Make the Most of Your CDL With These Non-driving Professions

by Pride Transport | Dec 27, 2022

There comes a point in every truck driver’s career when it’s time to climb out of the cab for the last time and retire from the road. But just because you’re no longer driving doesn’t mean the remaining years on your CDL have to go to waste. There are other non-driving jobs in the trucking industry where a CDL is a highly valuable — and in some instances, required — asset. Let’s take a look at how former drivers can use their CDLs in retirement.

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How Long Is a CDL Good For?

Drivers are required to maintain appropriate licensure for the duration of their trucking career. This means drivers must renew their CDL on a regular basis. State governments are responsible for issuing CDLs, so the longevity of your license is determined by the state that issued it. For instance, CDLs in Utah are good for five years, while an Illinois CDL must be renewed every four years. On average, CDLs in the US are valid for five to eight years.


Because CDLs aren’t renewed annually, there’s a good chance that many truck drivers will retire with years remaining on their license. If you’re planning to retire from long-haul trucking but still have a valid license, there are other types of driving careers you can get with a CDL. School bus drivers, tour bus drivers, and many equipment-heavy maintenance positions require a CDL. These positions offer a more standard schedule while also allowing you to use your driving experience and know-how. It’s a win-win!


But if you’re really done with life on the road, there are still great job opportunities where having a CDL will come in handy.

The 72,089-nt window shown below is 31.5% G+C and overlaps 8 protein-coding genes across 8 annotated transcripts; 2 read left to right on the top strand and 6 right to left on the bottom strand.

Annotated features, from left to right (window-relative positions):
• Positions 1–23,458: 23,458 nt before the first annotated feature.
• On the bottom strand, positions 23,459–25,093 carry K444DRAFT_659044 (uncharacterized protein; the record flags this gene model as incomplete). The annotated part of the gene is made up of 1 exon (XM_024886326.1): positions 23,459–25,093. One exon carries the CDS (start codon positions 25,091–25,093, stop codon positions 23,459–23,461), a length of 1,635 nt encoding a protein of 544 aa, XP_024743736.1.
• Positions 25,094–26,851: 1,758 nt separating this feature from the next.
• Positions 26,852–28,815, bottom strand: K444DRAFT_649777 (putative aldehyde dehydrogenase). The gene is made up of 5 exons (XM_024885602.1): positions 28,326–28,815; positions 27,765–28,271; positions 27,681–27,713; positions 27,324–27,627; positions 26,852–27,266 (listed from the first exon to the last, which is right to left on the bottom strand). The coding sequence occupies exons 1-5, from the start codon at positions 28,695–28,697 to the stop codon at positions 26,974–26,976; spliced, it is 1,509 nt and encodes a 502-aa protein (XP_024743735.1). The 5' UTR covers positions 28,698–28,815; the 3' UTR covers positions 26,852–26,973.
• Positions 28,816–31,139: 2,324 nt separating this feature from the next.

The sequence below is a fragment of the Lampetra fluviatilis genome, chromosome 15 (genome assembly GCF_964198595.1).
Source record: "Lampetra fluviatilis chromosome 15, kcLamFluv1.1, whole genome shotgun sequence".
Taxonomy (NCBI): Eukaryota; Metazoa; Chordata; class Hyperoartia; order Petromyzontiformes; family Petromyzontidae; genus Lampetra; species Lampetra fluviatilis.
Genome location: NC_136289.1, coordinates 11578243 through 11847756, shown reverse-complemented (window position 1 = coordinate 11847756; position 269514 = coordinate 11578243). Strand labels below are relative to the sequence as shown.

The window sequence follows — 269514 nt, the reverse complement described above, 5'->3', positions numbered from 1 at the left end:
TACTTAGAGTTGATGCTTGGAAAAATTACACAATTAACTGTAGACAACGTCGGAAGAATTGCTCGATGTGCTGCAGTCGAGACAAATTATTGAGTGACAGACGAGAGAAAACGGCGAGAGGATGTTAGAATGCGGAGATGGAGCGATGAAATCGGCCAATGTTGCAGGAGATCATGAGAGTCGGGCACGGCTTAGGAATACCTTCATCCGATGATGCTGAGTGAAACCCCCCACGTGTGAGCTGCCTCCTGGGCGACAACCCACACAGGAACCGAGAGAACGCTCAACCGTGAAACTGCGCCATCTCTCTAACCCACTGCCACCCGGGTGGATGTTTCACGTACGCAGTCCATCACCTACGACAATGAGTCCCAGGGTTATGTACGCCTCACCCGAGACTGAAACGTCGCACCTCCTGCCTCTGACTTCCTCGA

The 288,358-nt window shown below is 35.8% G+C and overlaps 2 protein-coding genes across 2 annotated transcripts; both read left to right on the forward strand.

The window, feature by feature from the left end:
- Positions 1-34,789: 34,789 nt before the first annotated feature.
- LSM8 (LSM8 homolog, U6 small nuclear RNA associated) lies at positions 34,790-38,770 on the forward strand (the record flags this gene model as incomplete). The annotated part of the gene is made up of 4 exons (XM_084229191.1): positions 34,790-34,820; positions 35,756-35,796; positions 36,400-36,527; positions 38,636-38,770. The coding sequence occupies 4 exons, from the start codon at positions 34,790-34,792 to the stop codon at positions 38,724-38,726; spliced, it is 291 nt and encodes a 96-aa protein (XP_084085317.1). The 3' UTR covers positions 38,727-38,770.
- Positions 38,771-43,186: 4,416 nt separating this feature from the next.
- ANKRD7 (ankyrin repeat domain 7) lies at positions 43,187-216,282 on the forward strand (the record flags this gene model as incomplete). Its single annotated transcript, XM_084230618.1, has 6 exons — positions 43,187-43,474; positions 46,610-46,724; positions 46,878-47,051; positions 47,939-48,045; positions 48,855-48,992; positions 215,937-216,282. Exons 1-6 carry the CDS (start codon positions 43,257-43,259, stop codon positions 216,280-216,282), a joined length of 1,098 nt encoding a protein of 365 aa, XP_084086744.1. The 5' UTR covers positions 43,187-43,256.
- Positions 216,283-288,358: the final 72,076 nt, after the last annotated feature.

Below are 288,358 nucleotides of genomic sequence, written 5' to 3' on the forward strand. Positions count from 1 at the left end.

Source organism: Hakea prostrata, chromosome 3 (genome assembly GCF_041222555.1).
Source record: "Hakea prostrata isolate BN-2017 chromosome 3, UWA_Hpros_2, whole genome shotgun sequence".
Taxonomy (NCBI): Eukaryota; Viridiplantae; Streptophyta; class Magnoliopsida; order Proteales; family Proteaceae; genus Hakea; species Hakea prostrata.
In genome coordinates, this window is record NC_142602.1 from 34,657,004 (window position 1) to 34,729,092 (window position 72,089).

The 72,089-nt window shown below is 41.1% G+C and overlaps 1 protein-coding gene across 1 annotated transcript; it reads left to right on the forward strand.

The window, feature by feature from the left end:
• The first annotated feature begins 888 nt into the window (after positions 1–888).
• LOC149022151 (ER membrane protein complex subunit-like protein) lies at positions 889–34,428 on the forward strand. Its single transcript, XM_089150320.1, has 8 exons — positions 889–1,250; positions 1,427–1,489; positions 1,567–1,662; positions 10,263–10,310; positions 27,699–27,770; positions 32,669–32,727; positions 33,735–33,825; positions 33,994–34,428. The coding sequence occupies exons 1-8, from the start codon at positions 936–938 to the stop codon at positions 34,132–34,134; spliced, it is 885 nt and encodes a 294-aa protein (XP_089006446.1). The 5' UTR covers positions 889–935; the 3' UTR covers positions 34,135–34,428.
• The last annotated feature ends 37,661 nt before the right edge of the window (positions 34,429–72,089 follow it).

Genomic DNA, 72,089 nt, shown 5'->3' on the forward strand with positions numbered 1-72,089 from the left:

Non-Driving Jobs That Need Your CDL and Experience

Here are a few of the career options where having been a licensed truck driver will help you in your day-to-day responsibilities.



One way to stay in the industry is to become a dispatcher. People in this role are responsible for coordinating on-time deliveries in the most efficient manner possible. It’s important for dispatchers to map the most sensible routes and to keep drivers posted on any major route changes. When you consider that the registered trucks in the US covered a combined 300+ billion miles in 2019, it’s easy to see how vital it is to get this job right.


In addition to logistics planning and regular communication, dispatchers also handle billing and basic accounting responsibilities.

Driving Instructor 

There are over three million truck drivers in the US, and they wouldn’t have the careers they have today without their driving instructors.


Giving back to the trucking community as a driving instructor is an excellent way to use your CDL in retirement. Using your hard-earned expertise, you can guide new drivers on their path to an interesting and fulfilling career.


Driving instructors teach the skills needed to obtain a CDL. These courses typically cover truck operation, safety procedures, traffic laws, and the skills needed to pass your state’s CDL exam. The truck driving industry abides by many operational, maintenance, and safety standards, which is why anyone in this position must commit to delivering lessons in a clear and professional manner.

Transportation Supervisor